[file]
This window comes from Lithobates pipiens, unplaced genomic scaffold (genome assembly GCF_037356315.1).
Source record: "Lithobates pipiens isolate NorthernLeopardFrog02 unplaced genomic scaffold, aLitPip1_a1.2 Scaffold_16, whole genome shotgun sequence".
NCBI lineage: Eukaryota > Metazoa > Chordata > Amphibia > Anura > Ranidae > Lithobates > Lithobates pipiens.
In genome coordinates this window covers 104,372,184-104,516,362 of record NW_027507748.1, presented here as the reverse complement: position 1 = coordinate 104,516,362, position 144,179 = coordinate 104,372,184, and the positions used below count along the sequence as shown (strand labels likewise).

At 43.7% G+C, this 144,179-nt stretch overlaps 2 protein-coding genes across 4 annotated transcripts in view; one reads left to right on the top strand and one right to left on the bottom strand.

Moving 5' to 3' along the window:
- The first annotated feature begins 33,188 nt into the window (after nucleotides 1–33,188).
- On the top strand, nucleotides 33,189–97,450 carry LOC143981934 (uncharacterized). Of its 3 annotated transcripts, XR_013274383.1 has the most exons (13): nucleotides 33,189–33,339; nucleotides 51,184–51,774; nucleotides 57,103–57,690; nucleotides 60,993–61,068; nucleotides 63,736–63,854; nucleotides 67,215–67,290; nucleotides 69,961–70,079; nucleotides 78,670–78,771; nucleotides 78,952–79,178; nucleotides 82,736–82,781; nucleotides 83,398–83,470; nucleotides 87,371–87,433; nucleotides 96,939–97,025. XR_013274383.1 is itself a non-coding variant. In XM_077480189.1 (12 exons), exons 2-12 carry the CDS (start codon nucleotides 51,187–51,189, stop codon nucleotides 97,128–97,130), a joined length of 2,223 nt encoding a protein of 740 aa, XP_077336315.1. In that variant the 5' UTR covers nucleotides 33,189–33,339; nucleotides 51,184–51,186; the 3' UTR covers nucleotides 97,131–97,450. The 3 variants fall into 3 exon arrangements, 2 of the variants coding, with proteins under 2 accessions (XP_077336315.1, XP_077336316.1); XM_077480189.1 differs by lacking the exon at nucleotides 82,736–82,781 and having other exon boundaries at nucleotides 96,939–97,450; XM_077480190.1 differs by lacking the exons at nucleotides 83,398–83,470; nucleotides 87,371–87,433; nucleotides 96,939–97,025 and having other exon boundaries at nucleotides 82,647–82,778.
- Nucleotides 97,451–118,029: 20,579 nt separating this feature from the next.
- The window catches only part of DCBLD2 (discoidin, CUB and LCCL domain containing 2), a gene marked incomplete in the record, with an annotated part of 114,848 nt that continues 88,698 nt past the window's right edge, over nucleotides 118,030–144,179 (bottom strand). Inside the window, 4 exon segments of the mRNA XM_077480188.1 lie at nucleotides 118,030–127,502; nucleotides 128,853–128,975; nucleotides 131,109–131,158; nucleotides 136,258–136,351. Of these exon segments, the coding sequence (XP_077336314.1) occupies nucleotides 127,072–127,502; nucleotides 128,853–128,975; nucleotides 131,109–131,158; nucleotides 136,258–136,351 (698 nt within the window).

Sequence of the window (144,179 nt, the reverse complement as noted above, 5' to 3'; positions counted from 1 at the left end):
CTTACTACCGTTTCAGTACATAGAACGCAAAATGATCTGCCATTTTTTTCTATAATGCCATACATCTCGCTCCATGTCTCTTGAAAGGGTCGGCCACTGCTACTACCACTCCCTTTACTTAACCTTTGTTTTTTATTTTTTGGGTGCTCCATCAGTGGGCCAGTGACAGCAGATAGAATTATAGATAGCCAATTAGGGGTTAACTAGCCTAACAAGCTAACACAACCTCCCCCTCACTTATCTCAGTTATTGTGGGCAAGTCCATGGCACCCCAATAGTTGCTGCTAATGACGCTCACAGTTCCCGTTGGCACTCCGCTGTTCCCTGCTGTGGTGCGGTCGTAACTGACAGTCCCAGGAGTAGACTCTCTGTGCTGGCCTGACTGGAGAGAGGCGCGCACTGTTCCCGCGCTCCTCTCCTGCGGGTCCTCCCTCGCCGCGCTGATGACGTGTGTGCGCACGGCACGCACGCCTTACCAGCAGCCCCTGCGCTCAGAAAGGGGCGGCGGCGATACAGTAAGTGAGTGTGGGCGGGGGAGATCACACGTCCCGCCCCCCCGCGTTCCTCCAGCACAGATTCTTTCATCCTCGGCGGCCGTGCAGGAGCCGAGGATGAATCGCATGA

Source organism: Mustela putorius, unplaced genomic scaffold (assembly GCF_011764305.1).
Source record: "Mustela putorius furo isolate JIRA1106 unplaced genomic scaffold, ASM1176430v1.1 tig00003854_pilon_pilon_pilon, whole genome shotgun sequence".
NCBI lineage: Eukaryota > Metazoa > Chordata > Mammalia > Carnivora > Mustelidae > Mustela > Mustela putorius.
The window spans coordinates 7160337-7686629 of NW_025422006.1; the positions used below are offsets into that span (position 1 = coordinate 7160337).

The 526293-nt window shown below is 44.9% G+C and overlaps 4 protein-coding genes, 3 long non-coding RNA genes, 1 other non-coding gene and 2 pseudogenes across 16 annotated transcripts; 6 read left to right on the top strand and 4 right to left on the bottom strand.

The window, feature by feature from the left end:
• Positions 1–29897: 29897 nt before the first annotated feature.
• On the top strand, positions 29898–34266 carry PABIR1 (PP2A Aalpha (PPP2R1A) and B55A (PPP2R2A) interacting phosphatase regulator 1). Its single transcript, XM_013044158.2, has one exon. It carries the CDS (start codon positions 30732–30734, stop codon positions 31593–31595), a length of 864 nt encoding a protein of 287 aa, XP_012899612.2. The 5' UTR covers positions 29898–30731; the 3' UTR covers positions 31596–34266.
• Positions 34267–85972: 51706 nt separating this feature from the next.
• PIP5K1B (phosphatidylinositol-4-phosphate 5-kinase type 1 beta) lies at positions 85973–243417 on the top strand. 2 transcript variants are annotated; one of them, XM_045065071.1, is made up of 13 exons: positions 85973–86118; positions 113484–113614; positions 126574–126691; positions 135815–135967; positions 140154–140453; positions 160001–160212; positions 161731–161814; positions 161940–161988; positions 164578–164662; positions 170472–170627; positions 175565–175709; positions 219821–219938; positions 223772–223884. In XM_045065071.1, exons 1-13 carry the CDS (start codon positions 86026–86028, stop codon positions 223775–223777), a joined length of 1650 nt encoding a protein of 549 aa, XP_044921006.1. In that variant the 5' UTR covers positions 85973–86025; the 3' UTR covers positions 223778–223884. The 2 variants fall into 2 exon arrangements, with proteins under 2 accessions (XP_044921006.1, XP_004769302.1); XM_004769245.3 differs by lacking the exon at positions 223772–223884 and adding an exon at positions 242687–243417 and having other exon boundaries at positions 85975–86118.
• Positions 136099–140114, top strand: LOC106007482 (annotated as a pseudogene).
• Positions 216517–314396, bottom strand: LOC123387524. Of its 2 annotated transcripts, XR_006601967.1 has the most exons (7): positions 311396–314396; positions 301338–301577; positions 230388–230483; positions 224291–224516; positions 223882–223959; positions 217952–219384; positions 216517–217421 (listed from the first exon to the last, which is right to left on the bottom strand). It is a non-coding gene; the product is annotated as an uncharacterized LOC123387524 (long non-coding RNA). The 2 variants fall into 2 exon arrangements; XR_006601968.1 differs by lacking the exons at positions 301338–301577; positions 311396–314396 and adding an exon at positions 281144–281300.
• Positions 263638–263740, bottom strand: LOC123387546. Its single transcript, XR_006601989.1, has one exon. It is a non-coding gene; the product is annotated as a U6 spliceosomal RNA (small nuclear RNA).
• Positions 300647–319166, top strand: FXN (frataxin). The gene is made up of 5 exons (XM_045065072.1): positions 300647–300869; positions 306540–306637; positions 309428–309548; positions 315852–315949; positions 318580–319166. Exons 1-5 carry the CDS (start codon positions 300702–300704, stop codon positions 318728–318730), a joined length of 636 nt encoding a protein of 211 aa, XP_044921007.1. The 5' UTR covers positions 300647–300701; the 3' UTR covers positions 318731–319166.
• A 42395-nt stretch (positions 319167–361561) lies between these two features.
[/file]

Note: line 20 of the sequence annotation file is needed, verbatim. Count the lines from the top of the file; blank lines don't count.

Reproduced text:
• On the top strand, positions 29898–34266 carry PABIR1 (PP2A Aalpha (PPP2R1A) and B55A (PPP2R2A) interacting phosphatase regulator 1). Its single transcript, XM_013044158.2, has one exon. It carries the CDS (start codon positions 30732–30734, stop codon positions 31593–31595), a length of 864 nt encoding a protein of 287 aa, XP_012899612.2. The 5' UTR covers positions 29898–30731; the 3' UTR covers positions 31596–34266.